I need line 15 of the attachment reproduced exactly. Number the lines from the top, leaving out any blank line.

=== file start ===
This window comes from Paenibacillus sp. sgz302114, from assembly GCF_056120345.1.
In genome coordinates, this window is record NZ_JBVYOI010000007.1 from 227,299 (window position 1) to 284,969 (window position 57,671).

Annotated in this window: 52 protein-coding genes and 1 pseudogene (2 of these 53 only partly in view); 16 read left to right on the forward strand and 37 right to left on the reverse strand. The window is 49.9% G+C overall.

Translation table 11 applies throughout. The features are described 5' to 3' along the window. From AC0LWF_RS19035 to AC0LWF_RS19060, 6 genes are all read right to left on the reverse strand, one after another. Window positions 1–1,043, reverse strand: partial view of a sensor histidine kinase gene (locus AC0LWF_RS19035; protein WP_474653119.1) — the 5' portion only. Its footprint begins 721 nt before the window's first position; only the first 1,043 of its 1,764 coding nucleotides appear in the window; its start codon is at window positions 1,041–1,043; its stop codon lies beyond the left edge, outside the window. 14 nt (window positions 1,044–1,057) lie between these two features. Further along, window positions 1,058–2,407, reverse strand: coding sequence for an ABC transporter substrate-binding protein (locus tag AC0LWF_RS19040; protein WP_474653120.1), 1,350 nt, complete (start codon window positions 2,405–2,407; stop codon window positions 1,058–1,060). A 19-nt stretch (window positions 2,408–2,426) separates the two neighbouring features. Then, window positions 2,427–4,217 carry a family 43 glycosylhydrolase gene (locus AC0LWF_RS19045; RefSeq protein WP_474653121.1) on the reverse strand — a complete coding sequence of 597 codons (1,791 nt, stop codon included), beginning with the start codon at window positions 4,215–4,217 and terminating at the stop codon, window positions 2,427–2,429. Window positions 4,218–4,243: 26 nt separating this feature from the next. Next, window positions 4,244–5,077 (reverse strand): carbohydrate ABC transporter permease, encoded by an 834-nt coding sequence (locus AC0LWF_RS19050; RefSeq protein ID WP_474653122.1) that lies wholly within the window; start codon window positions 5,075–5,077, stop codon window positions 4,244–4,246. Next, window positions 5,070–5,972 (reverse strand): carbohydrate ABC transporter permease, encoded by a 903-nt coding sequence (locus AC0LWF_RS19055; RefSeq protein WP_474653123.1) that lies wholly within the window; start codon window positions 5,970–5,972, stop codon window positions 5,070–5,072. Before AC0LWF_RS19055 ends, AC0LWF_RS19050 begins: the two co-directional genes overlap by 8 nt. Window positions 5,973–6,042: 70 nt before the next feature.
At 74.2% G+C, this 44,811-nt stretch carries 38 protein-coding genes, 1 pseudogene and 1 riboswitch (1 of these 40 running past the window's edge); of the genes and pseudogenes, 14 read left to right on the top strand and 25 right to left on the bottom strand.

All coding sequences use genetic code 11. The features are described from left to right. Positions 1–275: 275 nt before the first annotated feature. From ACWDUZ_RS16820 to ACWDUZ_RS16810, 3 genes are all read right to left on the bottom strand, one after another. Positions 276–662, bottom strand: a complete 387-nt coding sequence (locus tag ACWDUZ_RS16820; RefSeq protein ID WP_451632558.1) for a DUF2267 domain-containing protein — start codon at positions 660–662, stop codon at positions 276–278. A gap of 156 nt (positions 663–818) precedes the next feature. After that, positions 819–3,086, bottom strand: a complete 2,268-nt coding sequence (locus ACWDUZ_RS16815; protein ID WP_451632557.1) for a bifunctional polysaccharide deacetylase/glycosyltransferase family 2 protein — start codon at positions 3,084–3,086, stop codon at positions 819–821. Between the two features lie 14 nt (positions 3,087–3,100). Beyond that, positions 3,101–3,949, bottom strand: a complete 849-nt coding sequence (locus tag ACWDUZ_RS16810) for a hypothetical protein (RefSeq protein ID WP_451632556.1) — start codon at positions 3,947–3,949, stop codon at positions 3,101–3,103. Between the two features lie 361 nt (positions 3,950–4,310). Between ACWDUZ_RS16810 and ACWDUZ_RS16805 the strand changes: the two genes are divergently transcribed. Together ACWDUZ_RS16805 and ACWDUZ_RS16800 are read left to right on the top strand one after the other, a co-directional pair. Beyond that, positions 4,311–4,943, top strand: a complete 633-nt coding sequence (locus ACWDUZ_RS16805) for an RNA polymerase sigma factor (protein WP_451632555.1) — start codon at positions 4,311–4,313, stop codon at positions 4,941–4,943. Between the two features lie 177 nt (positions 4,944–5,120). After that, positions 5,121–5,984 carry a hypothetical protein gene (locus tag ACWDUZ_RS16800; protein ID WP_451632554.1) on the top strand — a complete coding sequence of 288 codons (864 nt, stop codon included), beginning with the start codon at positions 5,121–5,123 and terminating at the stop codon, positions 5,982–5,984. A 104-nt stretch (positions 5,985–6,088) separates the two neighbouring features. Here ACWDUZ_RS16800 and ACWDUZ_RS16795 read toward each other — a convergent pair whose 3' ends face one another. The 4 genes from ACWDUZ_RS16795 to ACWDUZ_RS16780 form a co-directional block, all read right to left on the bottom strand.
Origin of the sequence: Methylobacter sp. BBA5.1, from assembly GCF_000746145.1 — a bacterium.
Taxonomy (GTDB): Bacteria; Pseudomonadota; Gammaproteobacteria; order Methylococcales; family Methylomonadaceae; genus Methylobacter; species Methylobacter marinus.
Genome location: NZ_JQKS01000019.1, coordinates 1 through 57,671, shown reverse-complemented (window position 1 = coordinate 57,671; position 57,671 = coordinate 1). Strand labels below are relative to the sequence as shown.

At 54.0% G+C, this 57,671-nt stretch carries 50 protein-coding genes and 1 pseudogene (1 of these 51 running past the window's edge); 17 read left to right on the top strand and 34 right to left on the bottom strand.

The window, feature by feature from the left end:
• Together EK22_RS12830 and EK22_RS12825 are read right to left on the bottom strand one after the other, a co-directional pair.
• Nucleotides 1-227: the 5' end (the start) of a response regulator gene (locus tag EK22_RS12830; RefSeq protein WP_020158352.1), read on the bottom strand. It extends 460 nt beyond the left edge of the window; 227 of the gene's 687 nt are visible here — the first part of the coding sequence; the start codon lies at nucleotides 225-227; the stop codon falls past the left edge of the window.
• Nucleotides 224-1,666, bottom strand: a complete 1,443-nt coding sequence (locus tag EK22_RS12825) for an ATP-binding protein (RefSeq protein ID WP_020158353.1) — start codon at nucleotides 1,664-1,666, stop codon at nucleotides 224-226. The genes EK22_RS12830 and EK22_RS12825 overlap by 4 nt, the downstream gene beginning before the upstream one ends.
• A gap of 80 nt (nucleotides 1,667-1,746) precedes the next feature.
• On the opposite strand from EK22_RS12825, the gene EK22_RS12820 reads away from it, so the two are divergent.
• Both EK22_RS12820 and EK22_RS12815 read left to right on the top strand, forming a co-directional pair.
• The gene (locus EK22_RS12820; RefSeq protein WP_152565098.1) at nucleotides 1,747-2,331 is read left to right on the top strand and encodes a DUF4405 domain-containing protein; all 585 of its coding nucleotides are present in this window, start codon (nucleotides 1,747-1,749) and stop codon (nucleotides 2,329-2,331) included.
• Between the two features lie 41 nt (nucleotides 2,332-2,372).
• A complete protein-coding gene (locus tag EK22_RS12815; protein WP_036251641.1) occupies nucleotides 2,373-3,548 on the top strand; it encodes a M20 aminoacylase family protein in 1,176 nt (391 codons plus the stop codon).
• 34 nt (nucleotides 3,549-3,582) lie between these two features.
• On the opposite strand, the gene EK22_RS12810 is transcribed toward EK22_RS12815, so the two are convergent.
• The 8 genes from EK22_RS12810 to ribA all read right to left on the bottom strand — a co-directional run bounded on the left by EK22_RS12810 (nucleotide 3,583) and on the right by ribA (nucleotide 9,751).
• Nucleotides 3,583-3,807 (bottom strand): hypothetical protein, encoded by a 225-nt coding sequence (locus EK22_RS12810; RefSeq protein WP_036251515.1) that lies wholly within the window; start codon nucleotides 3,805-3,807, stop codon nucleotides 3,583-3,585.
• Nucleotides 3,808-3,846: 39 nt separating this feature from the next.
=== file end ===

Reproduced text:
• A gap of 80 nt (nucleotides 1,667-1,746) precedes the next feature.